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The Elephants

From Kith

Divya Victor



"I'm writing about your article during July about the abuse of Indian People. Well I'm here to state the other side. I hate them, if you had to live near them you would also. We are an organization called the Dotbusters. We have been around for 2 years. We will go to any extreme to get Indians to move out of Jersey City. If I'm walking down the street and I see a Hindu and the setting is right, I will hit him or her. We plan some of our most extreme attacks such as breaking windows, breaking car windows, and crashing family parties. We use the phone books and look up the name Patel. Have you seen how many of them there are? Do you even live in Jersey City? Do you walk down Central Avenue and experience what it’s like to be near them: we have and we just don't want it anymore. You said that they will have to start protecting themselves because the police cannot always be there. They will never do anything. They are a week [sic] race physically and mentally. We are going to continue our way. We will never be stopped."

—Letter to the Editor, on behalf of the Dotbusters. Jersey Journal, July 1987





red
opaque
it thickens

viscid
purple
it gathers

salt to taste
rust to nose

ɡn 1.06

37° C.


/TRINIDAD/INDIA/QUEENS/


the plantations are moving
into the brownstones

a head being swallowed
into its own throat

confetti of bone 

when human
          there were three
blood is drawn
          men chasing him
& smeared on a slide
          were all the lights
corpuscles tend to
          on the street shattered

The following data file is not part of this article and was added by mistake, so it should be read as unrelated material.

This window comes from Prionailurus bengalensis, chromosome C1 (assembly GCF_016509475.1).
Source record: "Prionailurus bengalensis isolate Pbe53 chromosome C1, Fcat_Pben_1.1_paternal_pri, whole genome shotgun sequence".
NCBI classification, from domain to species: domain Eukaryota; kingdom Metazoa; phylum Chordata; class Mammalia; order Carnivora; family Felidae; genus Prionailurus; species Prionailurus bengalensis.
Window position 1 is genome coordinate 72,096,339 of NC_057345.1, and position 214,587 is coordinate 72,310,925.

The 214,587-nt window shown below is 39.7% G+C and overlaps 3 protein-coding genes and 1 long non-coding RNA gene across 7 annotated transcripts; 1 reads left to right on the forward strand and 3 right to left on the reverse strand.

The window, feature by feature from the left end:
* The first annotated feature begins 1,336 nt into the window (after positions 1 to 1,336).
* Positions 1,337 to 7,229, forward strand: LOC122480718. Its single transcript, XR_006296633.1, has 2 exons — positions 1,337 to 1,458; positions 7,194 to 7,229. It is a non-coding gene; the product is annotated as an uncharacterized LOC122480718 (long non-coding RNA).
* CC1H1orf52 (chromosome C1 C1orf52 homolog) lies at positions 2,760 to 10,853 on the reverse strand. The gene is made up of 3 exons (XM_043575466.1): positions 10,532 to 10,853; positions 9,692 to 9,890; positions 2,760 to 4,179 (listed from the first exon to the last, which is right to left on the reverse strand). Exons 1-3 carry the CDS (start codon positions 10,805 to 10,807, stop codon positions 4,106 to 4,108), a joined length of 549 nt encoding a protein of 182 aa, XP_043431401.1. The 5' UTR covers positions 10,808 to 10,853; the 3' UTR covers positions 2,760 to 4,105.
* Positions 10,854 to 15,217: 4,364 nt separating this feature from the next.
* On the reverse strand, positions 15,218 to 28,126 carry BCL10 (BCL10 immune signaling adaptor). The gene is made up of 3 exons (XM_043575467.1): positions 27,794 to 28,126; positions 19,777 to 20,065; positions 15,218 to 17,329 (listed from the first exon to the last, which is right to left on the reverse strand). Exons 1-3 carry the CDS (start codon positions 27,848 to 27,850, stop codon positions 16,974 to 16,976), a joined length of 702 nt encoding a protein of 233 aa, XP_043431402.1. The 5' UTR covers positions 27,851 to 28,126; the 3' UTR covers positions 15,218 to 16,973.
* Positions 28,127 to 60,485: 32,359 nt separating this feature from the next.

cluster into heaps
          would he have run
like rouleaux of coins
          over the glass
this phenomenon may be
          to reach his house
explained by alteration
          in his own darkness
in surface tension



See Jack
cut sugar molasses “Rishi Maharaj”, said
with cane hackfalernumthe police, “apologized
thresh apart jaw cachaça repeatedly until
with  baseball bat our refined blood he lost
consciousness”


ṛṣi    ऋषि   “rsh”
to go, to move, to flow



red
pigment
from ore

ground
of ground

a path reddened
along a part
of hair


sRGBB      (227, 66, 52)

CMYKH      (0, 84, 71, 0)


/MUMBAI/ HERTFORDSHIRE/HOBOKEN/


the leafy acres surround
bits of curbside tooth

a skin sprawls out
crawls out of a bar

walks backward home

it is not in its
          there were eleven
nature
          teenagers taunting him
to be exposed
          was he drinking coffee after dinner
to the air
          when they kicked him to the curb
it stands up better
          did the menu have roe
on a panel than on
          slowly roasted
the wall and in time
          his eyeball beaten out
from exposure to air
          by bricks or bats
it turns black
          what does it matter
when it is used
          who you gonna call
& laid on the wall
          dotbusters


See Jack सिन्दूर Navroze Mody
fry battered cod સિંદૂર نوروز‎ [nouˈɾuːz]
with floured hands
break bone a forehead aflame a new day,
with feet and brick on ghosts of spring




Divya Victor is the author of Kith (2017), Natural Subjects, UNSUB, Things To Do With Your Mouth, Swift Taxidermies 1919-1922, and other books. Her chapbooks include Hellocasts by Charles Reznikoff by Divya Victor by Vanessa Place and Semblance. Her work has most recently been collected in the New Museum’s The Animated Reader, the re-edition of bpNichol’s Translating Translating Apollinaire, Crux: Journal of Conceptual Writing, Hobo, VLAK, The Best American Experimental Writing, and boundary2. She lives in the United States and Singapore.

This originally appeared on June 4, 2017